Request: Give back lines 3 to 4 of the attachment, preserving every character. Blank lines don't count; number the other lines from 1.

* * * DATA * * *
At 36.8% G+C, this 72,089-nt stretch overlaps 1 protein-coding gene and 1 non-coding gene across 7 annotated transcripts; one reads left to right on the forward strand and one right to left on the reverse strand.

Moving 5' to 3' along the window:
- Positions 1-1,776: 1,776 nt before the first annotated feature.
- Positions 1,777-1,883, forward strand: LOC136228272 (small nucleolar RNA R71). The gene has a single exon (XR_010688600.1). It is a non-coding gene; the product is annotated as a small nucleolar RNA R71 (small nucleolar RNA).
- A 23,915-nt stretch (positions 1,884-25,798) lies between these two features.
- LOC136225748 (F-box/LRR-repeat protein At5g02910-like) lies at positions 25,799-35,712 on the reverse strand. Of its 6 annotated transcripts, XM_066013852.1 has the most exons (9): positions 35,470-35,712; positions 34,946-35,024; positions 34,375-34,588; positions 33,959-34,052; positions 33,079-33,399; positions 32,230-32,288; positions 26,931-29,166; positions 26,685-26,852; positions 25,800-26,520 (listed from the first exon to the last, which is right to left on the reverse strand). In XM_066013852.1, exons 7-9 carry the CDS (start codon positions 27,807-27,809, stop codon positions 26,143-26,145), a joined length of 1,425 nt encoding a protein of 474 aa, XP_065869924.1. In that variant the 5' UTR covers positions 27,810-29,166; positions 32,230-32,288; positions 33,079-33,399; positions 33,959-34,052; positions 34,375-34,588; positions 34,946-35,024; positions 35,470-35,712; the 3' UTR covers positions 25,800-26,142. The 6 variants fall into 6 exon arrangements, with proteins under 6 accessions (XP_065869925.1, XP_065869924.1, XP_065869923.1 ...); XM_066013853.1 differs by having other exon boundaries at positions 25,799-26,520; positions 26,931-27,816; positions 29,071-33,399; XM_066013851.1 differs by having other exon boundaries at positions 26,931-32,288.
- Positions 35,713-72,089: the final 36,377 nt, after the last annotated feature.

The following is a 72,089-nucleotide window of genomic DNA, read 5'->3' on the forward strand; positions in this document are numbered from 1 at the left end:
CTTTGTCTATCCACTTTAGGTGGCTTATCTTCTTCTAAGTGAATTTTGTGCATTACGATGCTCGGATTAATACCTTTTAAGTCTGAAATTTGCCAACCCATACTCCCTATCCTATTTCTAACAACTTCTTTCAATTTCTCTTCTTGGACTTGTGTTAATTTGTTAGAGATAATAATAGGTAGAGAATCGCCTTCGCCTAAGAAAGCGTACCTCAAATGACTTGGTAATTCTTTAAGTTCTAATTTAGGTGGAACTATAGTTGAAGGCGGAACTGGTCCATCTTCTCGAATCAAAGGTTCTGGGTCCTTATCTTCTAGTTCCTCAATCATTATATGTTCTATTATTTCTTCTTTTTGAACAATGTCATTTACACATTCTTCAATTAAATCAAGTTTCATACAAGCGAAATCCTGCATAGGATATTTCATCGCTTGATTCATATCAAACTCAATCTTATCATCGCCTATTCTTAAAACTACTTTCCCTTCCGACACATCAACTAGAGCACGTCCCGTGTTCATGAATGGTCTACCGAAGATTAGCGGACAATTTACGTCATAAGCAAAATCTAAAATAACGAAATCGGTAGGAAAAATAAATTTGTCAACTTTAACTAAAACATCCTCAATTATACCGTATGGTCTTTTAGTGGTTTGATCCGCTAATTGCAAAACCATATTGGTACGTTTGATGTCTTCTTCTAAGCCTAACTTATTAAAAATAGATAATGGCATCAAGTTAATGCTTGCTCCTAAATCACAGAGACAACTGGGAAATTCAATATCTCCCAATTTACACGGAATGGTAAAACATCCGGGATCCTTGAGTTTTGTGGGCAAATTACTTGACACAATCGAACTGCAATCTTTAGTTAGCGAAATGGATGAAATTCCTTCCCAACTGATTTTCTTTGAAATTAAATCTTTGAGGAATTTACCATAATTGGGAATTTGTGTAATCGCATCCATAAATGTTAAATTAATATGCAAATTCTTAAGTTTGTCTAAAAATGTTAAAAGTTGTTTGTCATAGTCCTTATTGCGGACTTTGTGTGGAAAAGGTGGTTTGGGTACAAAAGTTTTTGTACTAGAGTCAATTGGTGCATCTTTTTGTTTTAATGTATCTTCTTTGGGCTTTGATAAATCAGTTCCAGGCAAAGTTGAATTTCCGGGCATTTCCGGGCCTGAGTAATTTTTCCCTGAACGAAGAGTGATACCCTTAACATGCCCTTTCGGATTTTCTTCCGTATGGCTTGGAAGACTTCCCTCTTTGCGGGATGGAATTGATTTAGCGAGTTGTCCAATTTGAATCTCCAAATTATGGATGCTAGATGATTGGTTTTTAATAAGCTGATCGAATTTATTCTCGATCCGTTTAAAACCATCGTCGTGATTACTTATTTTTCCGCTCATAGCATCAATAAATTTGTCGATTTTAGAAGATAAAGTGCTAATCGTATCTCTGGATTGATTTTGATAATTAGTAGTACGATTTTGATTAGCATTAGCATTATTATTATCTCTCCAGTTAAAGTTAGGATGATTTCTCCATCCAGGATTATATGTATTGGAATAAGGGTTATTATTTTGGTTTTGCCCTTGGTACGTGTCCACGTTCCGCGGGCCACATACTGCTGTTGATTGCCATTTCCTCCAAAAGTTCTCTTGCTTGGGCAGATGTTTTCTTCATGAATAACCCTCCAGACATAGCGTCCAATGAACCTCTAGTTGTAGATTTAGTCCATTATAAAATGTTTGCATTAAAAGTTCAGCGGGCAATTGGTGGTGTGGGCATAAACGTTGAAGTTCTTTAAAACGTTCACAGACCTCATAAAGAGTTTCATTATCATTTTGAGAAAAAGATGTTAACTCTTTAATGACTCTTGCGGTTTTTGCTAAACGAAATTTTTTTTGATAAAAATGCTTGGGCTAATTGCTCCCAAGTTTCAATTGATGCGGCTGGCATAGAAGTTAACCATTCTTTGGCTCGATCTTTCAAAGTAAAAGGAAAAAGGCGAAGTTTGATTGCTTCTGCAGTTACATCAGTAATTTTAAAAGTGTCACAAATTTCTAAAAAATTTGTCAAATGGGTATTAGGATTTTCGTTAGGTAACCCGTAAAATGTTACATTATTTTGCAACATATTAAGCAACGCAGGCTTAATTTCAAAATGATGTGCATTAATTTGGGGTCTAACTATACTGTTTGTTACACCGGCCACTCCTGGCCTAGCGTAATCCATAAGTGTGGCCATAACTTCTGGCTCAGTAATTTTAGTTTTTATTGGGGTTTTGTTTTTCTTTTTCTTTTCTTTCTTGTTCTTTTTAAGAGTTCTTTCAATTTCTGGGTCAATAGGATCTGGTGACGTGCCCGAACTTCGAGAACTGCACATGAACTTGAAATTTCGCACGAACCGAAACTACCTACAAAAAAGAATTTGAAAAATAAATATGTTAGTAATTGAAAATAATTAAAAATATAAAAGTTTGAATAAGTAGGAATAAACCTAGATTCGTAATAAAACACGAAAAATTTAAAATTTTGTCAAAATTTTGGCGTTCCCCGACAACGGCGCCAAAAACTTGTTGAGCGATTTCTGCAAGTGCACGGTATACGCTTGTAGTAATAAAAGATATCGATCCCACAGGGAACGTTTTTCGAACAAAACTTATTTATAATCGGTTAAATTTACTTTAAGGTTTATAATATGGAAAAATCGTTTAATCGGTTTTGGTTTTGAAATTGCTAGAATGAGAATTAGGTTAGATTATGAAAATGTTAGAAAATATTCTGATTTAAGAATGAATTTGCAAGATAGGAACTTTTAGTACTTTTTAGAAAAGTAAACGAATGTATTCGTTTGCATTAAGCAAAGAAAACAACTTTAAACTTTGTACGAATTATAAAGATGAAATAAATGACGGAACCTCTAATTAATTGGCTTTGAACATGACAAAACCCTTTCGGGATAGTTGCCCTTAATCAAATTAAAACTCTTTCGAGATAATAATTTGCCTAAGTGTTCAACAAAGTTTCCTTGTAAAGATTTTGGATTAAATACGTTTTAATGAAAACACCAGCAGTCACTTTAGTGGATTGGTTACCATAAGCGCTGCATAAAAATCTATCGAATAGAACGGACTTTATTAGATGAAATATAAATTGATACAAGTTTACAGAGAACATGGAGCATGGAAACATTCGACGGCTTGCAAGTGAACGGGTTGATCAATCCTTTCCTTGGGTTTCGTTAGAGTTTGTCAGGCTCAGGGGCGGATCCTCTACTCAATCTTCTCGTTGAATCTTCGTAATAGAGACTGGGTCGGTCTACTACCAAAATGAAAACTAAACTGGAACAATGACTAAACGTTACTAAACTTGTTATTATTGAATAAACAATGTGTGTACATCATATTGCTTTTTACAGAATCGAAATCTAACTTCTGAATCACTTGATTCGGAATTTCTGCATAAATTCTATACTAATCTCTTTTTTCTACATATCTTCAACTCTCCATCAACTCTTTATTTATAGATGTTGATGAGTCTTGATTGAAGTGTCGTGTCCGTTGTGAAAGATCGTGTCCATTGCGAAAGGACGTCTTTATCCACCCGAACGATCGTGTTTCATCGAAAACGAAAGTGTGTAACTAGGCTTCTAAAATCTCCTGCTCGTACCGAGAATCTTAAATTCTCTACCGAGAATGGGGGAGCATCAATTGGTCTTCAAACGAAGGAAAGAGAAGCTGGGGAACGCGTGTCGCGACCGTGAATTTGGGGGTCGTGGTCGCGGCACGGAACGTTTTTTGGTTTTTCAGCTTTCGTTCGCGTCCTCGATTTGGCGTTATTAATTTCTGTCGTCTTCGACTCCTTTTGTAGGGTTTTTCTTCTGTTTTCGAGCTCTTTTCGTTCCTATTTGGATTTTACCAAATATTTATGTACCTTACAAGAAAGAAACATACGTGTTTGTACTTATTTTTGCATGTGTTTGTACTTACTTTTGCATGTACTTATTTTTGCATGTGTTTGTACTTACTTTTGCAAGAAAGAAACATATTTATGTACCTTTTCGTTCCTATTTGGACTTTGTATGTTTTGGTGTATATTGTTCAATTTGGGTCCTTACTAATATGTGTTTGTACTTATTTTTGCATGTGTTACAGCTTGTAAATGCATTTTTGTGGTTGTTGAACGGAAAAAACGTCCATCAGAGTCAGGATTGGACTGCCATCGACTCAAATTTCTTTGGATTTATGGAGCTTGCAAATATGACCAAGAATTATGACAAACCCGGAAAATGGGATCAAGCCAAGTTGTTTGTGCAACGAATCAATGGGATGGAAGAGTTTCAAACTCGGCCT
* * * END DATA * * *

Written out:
- Positions 1-1,776: 1,776 nt before the first annotated feature.
- Positions 1,777-1,883, forward strand: LOC136228272 (small nucleolar RNA R71). The gene has a single exon (XR_010688600.1). It is a non-coding gene; the product is annotated as a small nucleolar RNA R71 (small nucleolar RNA).